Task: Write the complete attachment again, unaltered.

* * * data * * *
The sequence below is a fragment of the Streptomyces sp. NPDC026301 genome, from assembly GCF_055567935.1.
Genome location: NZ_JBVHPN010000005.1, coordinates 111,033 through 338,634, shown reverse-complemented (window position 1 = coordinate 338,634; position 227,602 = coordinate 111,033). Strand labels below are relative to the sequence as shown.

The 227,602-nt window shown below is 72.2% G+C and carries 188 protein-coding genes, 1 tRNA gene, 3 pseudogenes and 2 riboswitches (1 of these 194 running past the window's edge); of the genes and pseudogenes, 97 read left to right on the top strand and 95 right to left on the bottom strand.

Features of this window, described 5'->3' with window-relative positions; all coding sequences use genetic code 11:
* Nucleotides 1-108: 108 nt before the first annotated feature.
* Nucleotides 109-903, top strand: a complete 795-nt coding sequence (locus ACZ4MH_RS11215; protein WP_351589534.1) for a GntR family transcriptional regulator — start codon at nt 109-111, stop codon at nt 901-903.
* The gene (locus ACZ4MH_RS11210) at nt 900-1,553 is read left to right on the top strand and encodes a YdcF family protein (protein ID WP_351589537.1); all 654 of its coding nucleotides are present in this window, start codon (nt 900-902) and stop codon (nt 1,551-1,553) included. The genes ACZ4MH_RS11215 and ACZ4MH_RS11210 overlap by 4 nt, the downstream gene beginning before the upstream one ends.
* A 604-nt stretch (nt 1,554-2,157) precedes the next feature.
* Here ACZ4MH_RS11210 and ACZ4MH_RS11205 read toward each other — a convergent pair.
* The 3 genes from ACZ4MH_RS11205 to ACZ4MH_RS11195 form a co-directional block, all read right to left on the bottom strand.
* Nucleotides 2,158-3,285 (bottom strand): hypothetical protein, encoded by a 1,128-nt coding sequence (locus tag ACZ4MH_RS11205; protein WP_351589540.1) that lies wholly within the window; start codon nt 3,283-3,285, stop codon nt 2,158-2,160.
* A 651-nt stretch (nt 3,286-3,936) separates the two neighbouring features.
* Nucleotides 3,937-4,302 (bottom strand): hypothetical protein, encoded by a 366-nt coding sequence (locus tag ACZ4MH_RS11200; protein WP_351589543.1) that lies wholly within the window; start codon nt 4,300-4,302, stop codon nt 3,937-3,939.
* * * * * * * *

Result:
The sequence below is a fragment of the Streptomyces sp. NPDC026301 genome, from assembly GCF_055567935.1.
Genome location: NZ_JBVHPN010000005.1, coordinates 111,033 through 338,634, shown reverse-complemented (window position 1 = coordinate 338,634; position 227,602 = coordinate 111,033). Strand labels below are relative to the sequence as shown.

The 227,602-nt window shown below is 72.2% G+C and carries 188 protein-coding genes, 1 tRNA gene, 3 pseudogenes and 2 riboswitches (1 of these 194 running past the window's edge); of the genes and pseudogenes, 97 read left to right on the top strand and 95 right to left on the bottom strand.

Features of this window, described 5'->3' with window-relative positions; all coding sequences use genetic code 11:
* Nucleotides 1-108: 108 nt before the first annotated feature.
* Nucleotides 109-903, top strand: a complete 795-nt coding sequence (locus ACZ4MH_RS11215; protein WP_351589534.1) for a GntR family transcriptional regulator — start codon at nt 109-111, stop codon at nt 901-903.
* The gene (locus ACZ4MH_RS11210) at nt 900-1,553 is read left to right on the top strand and encodes a YdcF family protein (protein ID WP_351589537.1); all 654 of its coding nucleotides are present in this window, start codon (nt 900-902) and stop codon (nt 1,551-1,553) included. The genes ACZ4MH_RS11215 and ACZ4MH_RS11210 overlap by 4 nt, the downstream gene beginning before the upstream one ends.
* A 604-nt stretch (nt 1,554-2,157) precedes the next feature.
* Here ACZ4MH_RS11210 and ACZ4MH_RS11205 read toward each other — a convergent pair.
* The 3 genes from ACZ4MH_RS11205 to ACZ4MH_RS11195 form a co-directional block, all read right to left on the bottom strand.
* Nucleotides 2,158-3,285 (bottom strand): hypothetical protein, encoded by a 1,128-nt coding sequence (locus tag ACZ4MH_RS11205; protein WP_351589540.1) that lies wholly within the window; start codon nt 3,283-3,285, stop codon nt 2,158-2,160.
* A 651-nt stretch (nt 3,286-3,936) separates the two neighbouring features.
* Nucleotides 3,937-4,302 (bottom strand): hypothetical protein, encoded by a 366-nt coding sequence (locus tag ACZ4MH_RS11200; protein WP_351589543.1) that lies wholly within the window; start codon nt 4,300-4,302, stop codon nt 3,937-3,939.